Notwithstanding how threatening product innovations are, there is also a positive impact on employment, referred to as the ‘welfare effect’, though it can be enervated by a ‘substitution effect’ due to the displacement of mature products. Firstly, reduced production costs from a process innovation could cause a reduction in prices and this could trigger market demand by leading to more employment. However, this effect relies on the concept of perfect competition and demand elasticity, which can alienate the initial positive effect. Due to the more potential effects, as explained, the net impact of innovation on employment is complicated. Studies analyzing the impact of green innovations on employment are burgeoning due to the target of actualization of more sustainable development in most countries. However, the interest in green economy investments is peculiar given the need for government intervention to realize that new market opportunities could produce a lower return compared to other innovations.

Green Economy and Preservation of Biodiversity

There are many questions that economists ask relating to biodiversity including; is economic growth detrimental to biological diversity? Why will it likely turn out to be detrimental? How can the dangers be avoided? Etc. At a more individual level, the questions focus mostly on project analysis and specific environmental policy decisions. A distinctive characteristic of natural resources is that they are not immediately renewable; they can be selectively replenished only with time and subject to the limits of biological processes. Consequently, tapping these resources involves a compromise between instant benefits and future costs that relies on how the latter are considered relative to the former.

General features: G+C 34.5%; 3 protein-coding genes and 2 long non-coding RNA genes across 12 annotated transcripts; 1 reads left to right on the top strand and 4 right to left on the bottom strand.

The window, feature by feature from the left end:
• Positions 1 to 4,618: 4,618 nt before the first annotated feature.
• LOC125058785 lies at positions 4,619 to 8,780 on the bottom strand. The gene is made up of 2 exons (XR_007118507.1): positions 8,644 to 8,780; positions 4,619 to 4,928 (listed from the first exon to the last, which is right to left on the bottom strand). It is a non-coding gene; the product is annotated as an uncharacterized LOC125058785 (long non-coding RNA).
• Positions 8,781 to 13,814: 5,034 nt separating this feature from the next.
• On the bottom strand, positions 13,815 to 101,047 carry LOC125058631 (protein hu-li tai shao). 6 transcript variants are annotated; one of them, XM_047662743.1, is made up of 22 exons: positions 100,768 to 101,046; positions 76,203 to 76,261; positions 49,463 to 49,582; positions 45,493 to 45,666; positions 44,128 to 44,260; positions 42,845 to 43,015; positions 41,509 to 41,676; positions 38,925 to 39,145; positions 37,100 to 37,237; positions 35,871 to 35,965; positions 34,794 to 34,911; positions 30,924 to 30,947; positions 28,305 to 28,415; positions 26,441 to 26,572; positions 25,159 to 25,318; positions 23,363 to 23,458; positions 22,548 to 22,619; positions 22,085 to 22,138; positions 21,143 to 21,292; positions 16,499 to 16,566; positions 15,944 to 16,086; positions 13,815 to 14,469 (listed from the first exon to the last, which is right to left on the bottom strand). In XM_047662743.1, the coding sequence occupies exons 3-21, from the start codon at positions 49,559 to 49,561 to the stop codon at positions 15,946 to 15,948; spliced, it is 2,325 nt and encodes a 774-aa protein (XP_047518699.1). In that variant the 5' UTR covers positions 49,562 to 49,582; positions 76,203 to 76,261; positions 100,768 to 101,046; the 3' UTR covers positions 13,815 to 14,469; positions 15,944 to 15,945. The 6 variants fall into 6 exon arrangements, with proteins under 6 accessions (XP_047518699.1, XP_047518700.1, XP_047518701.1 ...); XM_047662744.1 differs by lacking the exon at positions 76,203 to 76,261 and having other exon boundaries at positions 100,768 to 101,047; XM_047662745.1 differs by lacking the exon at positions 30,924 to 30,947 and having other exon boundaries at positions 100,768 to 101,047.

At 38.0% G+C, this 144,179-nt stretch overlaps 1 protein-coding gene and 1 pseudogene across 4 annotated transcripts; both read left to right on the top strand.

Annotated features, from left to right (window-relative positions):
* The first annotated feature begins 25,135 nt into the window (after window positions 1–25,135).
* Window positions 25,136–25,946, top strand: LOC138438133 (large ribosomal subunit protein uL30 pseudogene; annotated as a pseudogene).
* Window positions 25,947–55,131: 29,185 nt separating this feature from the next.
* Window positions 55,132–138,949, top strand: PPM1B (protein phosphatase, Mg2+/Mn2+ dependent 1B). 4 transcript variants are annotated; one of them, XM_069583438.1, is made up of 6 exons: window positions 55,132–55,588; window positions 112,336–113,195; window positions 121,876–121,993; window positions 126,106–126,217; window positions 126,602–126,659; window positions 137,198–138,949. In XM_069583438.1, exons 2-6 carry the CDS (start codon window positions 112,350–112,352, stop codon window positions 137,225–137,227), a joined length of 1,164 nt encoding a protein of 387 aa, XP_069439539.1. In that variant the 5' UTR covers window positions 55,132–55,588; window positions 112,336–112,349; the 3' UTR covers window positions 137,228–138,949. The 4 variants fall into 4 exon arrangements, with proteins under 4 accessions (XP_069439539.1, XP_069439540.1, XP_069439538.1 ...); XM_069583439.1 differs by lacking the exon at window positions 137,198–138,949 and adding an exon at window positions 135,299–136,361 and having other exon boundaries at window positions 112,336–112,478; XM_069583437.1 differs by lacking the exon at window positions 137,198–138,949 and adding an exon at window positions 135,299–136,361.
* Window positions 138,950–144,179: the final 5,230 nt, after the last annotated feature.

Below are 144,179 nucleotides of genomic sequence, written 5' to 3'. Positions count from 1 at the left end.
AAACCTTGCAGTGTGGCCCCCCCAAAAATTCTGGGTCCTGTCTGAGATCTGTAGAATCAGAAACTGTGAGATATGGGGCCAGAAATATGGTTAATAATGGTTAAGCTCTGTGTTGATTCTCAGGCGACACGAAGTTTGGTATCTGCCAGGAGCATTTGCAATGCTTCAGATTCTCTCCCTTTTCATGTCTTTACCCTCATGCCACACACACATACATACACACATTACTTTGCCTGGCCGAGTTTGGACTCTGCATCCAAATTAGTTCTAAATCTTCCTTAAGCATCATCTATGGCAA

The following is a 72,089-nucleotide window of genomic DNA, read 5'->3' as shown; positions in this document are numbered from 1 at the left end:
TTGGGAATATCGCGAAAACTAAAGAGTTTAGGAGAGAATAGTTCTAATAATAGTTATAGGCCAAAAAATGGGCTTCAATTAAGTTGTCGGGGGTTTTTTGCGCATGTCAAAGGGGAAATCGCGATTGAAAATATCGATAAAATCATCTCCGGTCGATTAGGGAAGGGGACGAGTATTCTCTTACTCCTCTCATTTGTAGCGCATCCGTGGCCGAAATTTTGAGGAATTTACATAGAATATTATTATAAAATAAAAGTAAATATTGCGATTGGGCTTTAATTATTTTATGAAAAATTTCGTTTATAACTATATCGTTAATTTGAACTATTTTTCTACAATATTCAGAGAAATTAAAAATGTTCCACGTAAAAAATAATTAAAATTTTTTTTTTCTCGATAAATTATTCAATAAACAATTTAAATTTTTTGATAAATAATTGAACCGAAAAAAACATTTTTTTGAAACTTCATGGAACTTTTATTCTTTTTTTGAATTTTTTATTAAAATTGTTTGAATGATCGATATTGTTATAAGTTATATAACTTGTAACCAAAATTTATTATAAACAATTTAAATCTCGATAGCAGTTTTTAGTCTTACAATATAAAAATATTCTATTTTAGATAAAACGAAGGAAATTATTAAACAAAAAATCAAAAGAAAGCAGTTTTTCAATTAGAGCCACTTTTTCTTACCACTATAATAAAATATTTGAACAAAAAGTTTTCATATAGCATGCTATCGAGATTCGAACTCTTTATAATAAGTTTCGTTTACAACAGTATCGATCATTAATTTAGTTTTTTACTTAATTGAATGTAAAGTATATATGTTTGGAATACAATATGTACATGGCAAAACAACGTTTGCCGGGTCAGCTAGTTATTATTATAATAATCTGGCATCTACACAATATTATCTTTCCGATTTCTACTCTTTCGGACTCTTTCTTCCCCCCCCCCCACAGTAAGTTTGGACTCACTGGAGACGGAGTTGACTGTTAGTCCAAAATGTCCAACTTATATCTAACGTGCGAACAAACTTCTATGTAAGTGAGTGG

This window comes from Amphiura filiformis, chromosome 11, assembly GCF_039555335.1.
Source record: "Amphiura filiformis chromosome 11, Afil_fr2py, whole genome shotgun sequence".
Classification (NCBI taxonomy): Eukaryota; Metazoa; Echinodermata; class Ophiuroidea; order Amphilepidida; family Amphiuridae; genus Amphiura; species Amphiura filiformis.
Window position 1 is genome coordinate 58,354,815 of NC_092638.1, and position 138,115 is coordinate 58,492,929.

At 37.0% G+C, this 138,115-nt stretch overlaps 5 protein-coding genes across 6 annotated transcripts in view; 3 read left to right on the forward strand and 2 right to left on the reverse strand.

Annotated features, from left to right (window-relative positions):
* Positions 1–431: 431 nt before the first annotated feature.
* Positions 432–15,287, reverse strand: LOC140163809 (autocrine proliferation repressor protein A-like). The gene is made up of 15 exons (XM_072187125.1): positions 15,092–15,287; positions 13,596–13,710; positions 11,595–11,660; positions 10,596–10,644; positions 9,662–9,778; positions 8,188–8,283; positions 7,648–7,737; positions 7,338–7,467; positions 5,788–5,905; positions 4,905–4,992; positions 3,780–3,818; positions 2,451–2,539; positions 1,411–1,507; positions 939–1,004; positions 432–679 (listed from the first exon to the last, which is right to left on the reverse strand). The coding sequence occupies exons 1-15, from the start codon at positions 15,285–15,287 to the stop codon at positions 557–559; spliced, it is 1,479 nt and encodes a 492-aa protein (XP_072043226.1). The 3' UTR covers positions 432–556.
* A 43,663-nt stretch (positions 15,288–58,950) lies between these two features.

Economists have several interesting ideas of how the interest rate level, the result of the net benefit function and its outcome over time, and the variability of the resource’s inherent advance process contribute to the appropriate transitional path to exploitation. In effect, the process of sacrificing present consumption opportunities in favor of future generations should be a collective bargain. Both schools of thought suggest that the intertemporal allocations consequent of a decentralized market system may in essence be unfavorable to the present generation. Not only can the idea of conserving natural resources be a collective good, but the resources themselves are collective goods.